Mathematician: great for doing sums. and looking serious. Quick: handy for ducking to and from places. Ugly: a problem when trying to seduce someone. Absent-Minded: good for being distracted. Furry: useful for resisting cold weather.descRiptoRs
Agile: helpful when dancing. and approaching issues in new or unusual ways. but it’s a good vigour: great for resisting poison.
appeNdix . and other feats of endurance. debating and getting people to see your point of view. and performing on the catwalk. noticing details. doing gymnastics. dodging and other actions that require speed of action. and always knowing the right thing to say. Strong: useful for lifting. Lateral Thinker: handy for problem solving. Huge: good for looking menacing. and reading body language. putting unrelated clues together. doing math. Wise: handy for sprouting proverbs. Tactician: great for planning battles. and being popular. reaching high places. resisting damage. carrying. Slow: a problem when running. leaping. or that you just pulled the pin from a hand grenade. remembering military history and quoting Tsun Tsu. modelling. being charming and / or entertaining. Witty: good for making funny comments. knowing math formulas. getting roles on T. selling stuff. but a problem when remembering where you left the keys.
. remembering important dates in history and doing any school-type tests. or generally keeping up appearances in social settings. Blonde: good for getting people to underestimate you. or learn new things. each entry lists the kinds of things a running.. hiding behind poles. giving advice. Focused: good for staying on task. doing psychological evaluations. Webbed Feet: great for swimming. Narrators. Orator: good for public speaking.Body Descriptors
This list is by no means exhaustive. Wrestling and avoiding being crushed might also be aided. not good if you spend too much time in the sun. long distance place to start. but useful for crawling under low objects and getting lost in a crowd. Computer-Wiz: good for programming. performing feats of endurance. and generally getting into law at Harvard. Thin: handy for squeezing into places and clothes.V. and living in the woods. and seeing over other people’s heads. interpreting people’s reactions. or get a role on T. carrying. Weak: a pain when lifting. Slow: a pain when trying to understand plans. smashing and which makes it a handy reference for both players and throwing stuff. Tall: good for reaching the top shelf.V. Descriptor might be an advantage or hindrance for. dodging. fixing your laptop and getting into pC vs. smashing and throwing things. and saying ‘I told you so’. and for drawing attention to yourself. not getting distracted. slight-of-hand. Empathetic: good for reading peoples emotions. and knowing how to comfort distressed people. recognizing a trick. crawling through tight spaces and balancing. Razor-sharp Claws: great for slicing up enemies. Overweight: a problem when exercising and borrowing clothes. Poor Constitution: a hindrance when long distance running. Fake Orange Tan: great for passing as an aging celebrity. remembering dates in history. solving equations and doing your tax. but terrible when buying shoes. Apple flame-wars. Uneducated: a pain when reading. acting like a body builder. or doing slight-of-hand magic tricks. Handsome: useful for flirting. climbing. and reacting to things. and healing. Short: a pain for reaching the top shelf. doing find-a-words. Observant: great for spotting hidden clues. Book-Smart: great when doing exams. or getting stuck in small spaces. Dim-Witted: a problem when listening to jokes. cutting vegetables and maybe climbing trees. Ambidextrous: great when shooting two guns at the same time.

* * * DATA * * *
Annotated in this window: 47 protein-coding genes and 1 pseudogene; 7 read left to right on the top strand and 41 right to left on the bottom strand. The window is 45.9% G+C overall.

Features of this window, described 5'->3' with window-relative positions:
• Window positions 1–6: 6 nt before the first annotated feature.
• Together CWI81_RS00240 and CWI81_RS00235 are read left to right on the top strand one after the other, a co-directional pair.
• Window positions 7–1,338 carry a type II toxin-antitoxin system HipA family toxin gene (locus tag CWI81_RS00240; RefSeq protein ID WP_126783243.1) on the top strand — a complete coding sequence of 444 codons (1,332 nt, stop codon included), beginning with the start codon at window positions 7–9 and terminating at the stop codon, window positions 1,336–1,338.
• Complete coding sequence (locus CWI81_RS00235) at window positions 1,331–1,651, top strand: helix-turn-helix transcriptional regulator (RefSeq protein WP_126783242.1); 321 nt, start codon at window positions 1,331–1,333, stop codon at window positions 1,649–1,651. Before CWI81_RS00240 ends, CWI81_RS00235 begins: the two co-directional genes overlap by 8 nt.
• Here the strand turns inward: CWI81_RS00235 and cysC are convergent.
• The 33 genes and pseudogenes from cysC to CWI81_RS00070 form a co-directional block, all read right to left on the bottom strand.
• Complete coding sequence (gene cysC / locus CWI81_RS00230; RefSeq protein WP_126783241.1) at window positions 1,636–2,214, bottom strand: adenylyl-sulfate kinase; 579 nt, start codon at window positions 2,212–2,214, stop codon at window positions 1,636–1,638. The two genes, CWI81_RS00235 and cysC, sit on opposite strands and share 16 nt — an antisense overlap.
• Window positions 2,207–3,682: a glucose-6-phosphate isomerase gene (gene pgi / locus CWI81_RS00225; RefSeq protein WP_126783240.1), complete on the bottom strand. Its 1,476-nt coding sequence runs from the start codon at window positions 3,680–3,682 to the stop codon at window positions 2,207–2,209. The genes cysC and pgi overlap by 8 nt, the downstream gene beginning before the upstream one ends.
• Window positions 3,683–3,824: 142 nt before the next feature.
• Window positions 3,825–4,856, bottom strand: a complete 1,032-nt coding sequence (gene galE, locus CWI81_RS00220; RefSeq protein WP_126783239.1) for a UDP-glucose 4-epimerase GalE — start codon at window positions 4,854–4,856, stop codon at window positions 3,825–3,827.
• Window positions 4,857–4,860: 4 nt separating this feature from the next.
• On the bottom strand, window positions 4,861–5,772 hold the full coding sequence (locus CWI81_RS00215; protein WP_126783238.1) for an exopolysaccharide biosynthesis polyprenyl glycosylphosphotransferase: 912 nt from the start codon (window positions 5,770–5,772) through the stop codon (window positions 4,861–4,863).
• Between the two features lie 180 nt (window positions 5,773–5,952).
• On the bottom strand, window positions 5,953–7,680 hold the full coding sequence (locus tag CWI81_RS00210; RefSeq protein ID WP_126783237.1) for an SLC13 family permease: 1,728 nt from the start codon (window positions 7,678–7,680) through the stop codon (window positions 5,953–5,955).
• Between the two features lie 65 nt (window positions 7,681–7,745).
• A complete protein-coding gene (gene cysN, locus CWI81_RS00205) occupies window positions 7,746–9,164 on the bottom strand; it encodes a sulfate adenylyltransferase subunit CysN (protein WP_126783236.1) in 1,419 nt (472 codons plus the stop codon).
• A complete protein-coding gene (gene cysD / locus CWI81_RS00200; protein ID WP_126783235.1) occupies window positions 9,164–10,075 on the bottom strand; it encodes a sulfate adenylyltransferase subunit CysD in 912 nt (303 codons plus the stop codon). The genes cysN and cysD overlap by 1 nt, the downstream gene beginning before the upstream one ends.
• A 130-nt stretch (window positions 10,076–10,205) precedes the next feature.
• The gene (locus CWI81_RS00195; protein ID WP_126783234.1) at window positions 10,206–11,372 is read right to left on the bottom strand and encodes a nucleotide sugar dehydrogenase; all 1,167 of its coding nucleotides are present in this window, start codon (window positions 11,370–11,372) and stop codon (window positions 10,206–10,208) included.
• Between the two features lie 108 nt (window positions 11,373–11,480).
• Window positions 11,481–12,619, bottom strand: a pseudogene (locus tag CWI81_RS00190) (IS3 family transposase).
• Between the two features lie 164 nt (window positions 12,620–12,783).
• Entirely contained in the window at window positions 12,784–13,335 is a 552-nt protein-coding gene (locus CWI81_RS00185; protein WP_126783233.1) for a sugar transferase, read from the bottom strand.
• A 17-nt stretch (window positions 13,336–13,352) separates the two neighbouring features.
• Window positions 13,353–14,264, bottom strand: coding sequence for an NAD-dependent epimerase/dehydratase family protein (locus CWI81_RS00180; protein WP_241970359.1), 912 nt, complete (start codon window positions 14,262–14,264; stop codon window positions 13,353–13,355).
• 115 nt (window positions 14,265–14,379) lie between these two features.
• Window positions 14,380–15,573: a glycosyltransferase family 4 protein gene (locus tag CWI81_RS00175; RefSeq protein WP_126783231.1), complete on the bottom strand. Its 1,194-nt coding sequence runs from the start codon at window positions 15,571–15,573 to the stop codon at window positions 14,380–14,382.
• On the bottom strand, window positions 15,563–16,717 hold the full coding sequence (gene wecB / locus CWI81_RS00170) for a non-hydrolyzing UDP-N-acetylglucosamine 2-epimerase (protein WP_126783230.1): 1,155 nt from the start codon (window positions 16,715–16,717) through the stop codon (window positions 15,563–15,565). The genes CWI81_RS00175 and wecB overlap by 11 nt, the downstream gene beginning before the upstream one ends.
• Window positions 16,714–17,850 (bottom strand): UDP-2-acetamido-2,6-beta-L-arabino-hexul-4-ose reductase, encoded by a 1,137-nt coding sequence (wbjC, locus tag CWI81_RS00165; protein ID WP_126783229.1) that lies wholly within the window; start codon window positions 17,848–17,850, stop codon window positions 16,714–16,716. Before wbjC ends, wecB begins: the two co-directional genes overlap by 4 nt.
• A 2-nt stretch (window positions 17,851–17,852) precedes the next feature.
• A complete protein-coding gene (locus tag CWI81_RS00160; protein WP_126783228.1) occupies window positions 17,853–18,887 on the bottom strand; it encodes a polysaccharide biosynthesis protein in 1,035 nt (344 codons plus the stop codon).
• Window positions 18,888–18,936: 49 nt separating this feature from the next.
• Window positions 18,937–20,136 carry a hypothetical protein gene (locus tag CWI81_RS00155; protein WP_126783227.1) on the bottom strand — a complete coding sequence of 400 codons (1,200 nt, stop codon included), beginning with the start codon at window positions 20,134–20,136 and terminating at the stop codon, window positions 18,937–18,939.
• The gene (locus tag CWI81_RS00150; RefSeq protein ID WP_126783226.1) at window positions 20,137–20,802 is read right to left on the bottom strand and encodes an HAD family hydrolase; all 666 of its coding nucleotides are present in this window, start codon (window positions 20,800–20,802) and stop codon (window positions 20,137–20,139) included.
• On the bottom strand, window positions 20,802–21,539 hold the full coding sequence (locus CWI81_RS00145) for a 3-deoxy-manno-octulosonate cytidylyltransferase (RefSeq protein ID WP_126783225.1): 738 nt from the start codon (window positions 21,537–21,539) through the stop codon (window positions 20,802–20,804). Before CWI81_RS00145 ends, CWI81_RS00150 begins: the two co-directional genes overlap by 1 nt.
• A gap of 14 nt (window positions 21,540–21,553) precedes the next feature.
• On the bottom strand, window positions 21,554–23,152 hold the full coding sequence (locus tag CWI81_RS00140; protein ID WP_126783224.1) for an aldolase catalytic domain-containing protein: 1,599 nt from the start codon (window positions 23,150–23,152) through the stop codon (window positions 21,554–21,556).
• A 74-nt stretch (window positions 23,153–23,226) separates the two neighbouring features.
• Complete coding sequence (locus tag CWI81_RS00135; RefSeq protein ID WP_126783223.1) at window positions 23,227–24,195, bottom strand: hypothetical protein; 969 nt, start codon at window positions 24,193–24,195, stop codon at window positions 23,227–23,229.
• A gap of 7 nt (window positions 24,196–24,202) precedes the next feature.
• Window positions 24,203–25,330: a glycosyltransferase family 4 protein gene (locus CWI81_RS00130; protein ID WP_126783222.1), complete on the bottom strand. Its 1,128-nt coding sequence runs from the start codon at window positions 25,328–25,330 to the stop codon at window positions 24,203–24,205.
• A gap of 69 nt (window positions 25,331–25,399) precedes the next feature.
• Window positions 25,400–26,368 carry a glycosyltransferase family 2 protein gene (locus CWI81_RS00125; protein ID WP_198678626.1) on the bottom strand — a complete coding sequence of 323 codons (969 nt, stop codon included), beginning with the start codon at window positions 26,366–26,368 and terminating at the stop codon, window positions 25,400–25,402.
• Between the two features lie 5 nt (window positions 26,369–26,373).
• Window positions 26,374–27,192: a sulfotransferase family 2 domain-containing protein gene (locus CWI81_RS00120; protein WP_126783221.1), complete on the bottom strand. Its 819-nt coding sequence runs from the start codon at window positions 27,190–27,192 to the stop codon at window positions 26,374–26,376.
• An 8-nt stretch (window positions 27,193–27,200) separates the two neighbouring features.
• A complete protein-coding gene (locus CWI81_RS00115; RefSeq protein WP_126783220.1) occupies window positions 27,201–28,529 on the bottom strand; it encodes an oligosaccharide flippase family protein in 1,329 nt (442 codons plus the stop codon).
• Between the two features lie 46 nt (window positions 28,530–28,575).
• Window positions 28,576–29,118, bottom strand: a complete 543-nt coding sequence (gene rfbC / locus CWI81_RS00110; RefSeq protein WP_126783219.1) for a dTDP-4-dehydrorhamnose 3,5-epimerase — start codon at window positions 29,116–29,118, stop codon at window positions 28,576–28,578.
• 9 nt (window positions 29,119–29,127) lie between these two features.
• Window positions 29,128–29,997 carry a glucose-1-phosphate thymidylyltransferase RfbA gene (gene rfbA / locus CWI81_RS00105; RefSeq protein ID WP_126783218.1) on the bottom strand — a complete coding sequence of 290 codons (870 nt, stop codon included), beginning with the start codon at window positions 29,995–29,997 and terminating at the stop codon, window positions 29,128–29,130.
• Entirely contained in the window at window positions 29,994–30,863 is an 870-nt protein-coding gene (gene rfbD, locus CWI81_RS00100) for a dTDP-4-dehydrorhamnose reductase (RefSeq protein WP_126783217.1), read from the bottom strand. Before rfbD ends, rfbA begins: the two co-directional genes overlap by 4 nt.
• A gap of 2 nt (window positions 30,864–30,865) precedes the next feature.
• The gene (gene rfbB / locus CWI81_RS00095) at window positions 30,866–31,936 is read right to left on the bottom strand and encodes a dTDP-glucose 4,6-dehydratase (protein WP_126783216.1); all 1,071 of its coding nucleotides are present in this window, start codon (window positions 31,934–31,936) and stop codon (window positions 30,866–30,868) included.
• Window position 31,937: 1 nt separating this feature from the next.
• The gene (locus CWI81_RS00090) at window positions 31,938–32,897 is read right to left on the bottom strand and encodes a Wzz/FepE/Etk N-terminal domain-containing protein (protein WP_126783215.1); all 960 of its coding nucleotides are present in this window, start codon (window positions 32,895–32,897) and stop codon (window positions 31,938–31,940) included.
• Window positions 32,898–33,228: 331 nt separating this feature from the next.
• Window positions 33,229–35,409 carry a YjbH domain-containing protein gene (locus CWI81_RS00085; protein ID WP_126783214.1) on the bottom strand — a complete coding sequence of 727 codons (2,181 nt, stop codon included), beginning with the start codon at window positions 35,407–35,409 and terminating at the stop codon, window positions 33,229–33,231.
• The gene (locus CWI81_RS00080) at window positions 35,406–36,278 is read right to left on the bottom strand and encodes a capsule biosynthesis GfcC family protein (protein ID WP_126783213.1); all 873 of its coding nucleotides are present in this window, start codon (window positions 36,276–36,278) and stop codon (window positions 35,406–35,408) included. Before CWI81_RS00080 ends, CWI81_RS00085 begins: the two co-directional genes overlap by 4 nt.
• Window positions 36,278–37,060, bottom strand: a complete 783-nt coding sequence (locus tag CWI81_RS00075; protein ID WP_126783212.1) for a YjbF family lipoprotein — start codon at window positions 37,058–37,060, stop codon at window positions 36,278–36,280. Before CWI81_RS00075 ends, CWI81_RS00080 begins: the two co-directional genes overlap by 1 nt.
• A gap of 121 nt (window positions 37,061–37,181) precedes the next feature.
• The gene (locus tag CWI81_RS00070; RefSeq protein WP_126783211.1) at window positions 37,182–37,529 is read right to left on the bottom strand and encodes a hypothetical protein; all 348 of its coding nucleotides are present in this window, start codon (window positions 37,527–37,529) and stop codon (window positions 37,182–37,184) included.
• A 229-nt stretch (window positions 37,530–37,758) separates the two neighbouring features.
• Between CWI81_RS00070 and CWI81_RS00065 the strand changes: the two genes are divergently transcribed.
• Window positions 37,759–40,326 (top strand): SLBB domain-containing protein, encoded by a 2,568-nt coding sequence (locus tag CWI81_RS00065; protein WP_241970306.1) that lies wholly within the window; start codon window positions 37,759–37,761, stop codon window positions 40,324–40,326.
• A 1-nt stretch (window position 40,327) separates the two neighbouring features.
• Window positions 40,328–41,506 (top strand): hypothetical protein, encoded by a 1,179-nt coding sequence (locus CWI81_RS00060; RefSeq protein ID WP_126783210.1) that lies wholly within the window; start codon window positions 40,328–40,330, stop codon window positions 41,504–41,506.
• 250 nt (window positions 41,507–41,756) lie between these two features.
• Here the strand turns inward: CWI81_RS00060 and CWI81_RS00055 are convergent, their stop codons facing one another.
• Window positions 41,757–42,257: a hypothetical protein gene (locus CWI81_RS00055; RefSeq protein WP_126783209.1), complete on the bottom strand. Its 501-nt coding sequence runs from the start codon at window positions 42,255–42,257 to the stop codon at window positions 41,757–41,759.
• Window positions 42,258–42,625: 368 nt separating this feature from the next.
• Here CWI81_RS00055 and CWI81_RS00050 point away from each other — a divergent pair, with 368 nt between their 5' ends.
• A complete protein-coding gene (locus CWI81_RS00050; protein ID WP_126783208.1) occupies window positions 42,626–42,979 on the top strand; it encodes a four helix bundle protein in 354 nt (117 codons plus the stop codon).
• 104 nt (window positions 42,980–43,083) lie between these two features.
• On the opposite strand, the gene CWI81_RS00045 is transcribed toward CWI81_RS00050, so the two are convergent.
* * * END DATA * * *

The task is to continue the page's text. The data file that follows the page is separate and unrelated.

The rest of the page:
and doing impressive flips. casting spells. Keen Sight: great for seeing a long way or even doing stuff by moonlight. Missing Leg: a problem when running. Poor: a hindrance when wanting to buy food or clothes. or hiding from wild animals or trackers. as well as interacting at more civilized social occasions. or be positive about your health. or performing any other activity that involves movement. or in some other way keep or obtain wealth.edge Descriptors
Acrobatics: great for joining the circus. climb stairs. lie. avoid school. car chases. in-Human Appearance: a hindrance when trying not to get noticed. and getting into deep trouble. Driving: great for car racing. or painting. Fencing: good for sword fighting and other civilized forms of melee. or trying to cross a boobytrapped room.
. Courage: handy when seeing something scary. Young: a problem when trying to get into clubs. or acting like a stage magician. without prosthetics or a wheel chair. cars. Clumsy: a problem when carrying a valuable vase. Hunting: good when tracking and stalking. use a computer. navigating an unfamiliar space.
Blind: a pain when doing anything that requires sight. Wrestling: good for fighting unarmed combat. leaping through narrow gaps. and reading ancient scrolls. vital clues. and knowing what an angry rhinoceros sounds like. climbing. visiting an antique store. Primitive: a problem when using mobile phones. Poor Sight: a pain when trying to recognize someone or thing. and passing your driving exam. diagnosing illness. and mathematical formulas. avoiding attention. driving at night. recognizing the presence of evil magic. or needing something from your apartment. or winning a pie eating contest. or see over the dash in a car. Brave: good for charging into mortal danger. such as shooting. Magic: great for knowing the mystic arts. and bribing city officials. Old: a pain when trying to look cool. telling your wife you forgot your anniversary. Nasty Bite: great for really hurting someone in combat. Smelly: a hindrance when trying to impress people. Greedy: a pain when resisting the urge to steal. or noticing visual clues. Medicine: good for performing operations. or trying to get into an exclusive party. chewing your own arm off. getting invited to exclusive parties. Rich: handy for buying luxury sports cars. and attempting other dangerous acts. or finding a pair of pants that fit just right. Wanted: a pain when trying to keep out of trouble. Arcane Knowledge: good for identifying mystic artefacts. be taken seriously by adults. Good Memory: handy for remembering names and faces. and door bells. Linguistics: good for speaking one (or more) foreign languages and generally communicating with others. and administering first aid. acting foolhardy. looking good in camouflage. and pinning opponents to the ground.
...... 4 2 5 3 1 Yes. No.. No.Name Body miNd edGe Flaw
what do yoU waNt? what is stoppiNG yoU? what will yoU do?
Angry Scared Tired Trapped Blinded Hungry Dazed Injured Dying
ROLL RESULT 6 Yes.. and. but... but.. and.. Yes.